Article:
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1.
Emerg Infect Dis ; 27(6): 1758-1760, 2021 06.
Artigo em Inglês | MEDLINE | ID: mdl-34013859

RESUMO

Mycobacterium leprae was detected by optical microscopy, fluorescent in situ hybridization, and molecular detection in feces collected for the diagnosis of Entamoeba coli enteritis in a leprosy patient in Burkina Faso. This observation raises questions about the role of fecal excretion of M. leprae in the natural history and diagnosis of leprosy.


Assuntos
Hanseníase , Mycobacterium leprae , Burkina Faso , Humanos , Hibridização in Situ Fluorescente , Mycobacterium leprae/genética
2.
Mol Genet Genomic Med ; 8(6): e1202, 2020 06.
Artigo em Inglês | MEDLINE | ID: mdl-32233019

RESUMO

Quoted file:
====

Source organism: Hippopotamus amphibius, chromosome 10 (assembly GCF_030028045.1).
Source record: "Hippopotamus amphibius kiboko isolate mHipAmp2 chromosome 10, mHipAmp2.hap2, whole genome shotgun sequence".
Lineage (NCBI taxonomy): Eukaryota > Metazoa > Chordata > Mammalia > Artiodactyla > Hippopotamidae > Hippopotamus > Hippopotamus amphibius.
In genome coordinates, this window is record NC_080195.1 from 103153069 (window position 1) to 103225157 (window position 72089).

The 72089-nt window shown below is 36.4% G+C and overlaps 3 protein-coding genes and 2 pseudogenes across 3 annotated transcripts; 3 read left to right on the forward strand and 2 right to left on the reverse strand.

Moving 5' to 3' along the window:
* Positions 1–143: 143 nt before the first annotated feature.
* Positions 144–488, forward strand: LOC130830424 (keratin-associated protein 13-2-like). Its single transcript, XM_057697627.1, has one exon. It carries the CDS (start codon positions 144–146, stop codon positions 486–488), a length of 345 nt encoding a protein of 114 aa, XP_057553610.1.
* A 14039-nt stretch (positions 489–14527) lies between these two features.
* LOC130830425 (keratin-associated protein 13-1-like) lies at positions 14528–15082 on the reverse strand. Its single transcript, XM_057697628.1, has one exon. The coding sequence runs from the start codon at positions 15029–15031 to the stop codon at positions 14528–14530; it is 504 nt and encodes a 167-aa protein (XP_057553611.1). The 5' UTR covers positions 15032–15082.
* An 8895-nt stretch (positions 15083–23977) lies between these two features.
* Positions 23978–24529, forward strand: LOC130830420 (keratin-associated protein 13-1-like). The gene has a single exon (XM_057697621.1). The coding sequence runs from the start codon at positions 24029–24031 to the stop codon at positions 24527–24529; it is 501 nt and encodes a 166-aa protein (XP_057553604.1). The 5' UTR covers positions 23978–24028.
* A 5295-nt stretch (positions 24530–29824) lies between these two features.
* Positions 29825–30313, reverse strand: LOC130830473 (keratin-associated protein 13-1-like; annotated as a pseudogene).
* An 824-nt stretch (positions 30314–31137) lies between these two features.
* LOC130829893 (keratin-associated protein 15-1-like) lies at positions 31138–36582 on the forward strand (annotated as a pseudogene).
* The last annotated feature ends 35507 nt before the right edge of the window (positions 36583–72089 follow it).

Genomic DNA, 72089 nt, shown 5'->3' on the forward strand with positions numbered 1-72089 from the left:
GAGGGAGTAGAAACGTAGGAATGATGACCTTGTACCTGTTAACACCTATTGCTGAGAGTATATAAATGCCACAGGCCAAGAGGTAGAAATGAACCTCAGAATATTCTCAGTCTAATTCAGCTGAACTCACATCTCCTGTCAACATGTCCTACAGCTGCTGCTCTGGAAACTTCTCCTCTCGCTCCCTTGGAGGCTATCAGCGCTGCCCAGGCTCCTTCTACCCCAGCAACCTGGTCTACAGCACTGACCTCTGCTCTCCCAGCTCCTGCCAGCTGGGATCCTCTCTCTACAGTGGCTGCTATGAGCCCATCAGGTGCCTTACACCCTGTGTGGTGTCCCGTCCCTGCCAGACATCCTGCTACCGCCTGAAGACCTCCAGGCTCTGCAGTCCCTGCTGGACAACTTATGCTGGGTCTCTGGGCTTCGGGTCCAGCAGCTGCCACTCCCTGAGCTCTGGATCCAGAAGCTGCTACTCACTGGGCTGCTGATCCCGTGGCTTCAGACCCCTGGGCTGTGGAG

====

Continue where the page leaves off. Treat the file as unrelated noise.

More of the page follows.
INTRODUCTION: Dental pulp with special structure has become a good reference sample in paleomicrobiology-related blood-borne diseases, many pathogens were detected by different methods based on the diagnosis of nucleic acids and proteins. OBJECTIVES: This review aims to propose the preparation process from ancient teeth collection to organic molecule extraction of dental pulp and summary, analyze the methods that have been applied to detect septicemic pathogens through ancient dental pulps during the past 20 years following the first detection of an ancient microbe. METHODS: The papers used in this review with two main objectives were obtained from PubMed and Google scholar with combining keywords: "ancient," "dental pulp," "teeth," "anatomy," "structure," "collection," "preservation," "selection," "photography," "radiography," "contamination," "decontamination," "DNA," "protein," "extraction," "bone," "paleomicrobiology," "bacteria," "virus," "pathogen," "molecular biology," "proteomics," "PCR," "MALDI-TOF," "LC/MS," "ELISA," "immunology," "immunochromatography," "genome," "microbiome," "metagenomics." RESULTS: The analysis of ancient dental pulp should have a careful preparation process with many different steps to give highly accurate results, each step complies with the rules in archaeology and paleomicrobiology. After the collection of organic molecules from dental pulp, they were investigated for pathogen identification based on the analysis of DNA and protein. Actually, DNA approach takes a principal role in diagnosis while the protein approach is more and more used. A total of seven techniques was used and ten bacteria (Yersinia pestis, Bartonella quintana, Salmonella enterica serovar Typhi, Salmonella enterica serovar Paratyphi C, Mycobacterium leprae, Mycobacterium tuberculosis, Rickettsia prowazeki, Staphylococcus aureus, Borrelia recurrentis, Bartonella henselae) and one virus (Anelloviridae) were identified. Y. pestis had the most published in quantity and all methods were investigated for this pathogen, S. aureus and B. recurrentis were identified by three different methods and others only by one. The combining methods interestingly increase the positive rate with ELISA, PCR and iPCR in Yersinia pestis diagnosis. Twenty-seven ancient genomes of Y. pestis and one ancient genome of B. recurrentis were reconstructed. Comparing to the ancient bone, ancient teeth showed more advantage in septicemic diagnosis. Beside pathogen identification, ancient pulp help to distinguish species. CONCLUSIONS: Dental pulp with specific tissue is a suitable sample for detection of the blood infection in the past through DNA and protein identification with the correct preparation process, furthermore, it helps to more understand the pathogens of historic diseases and epidemics.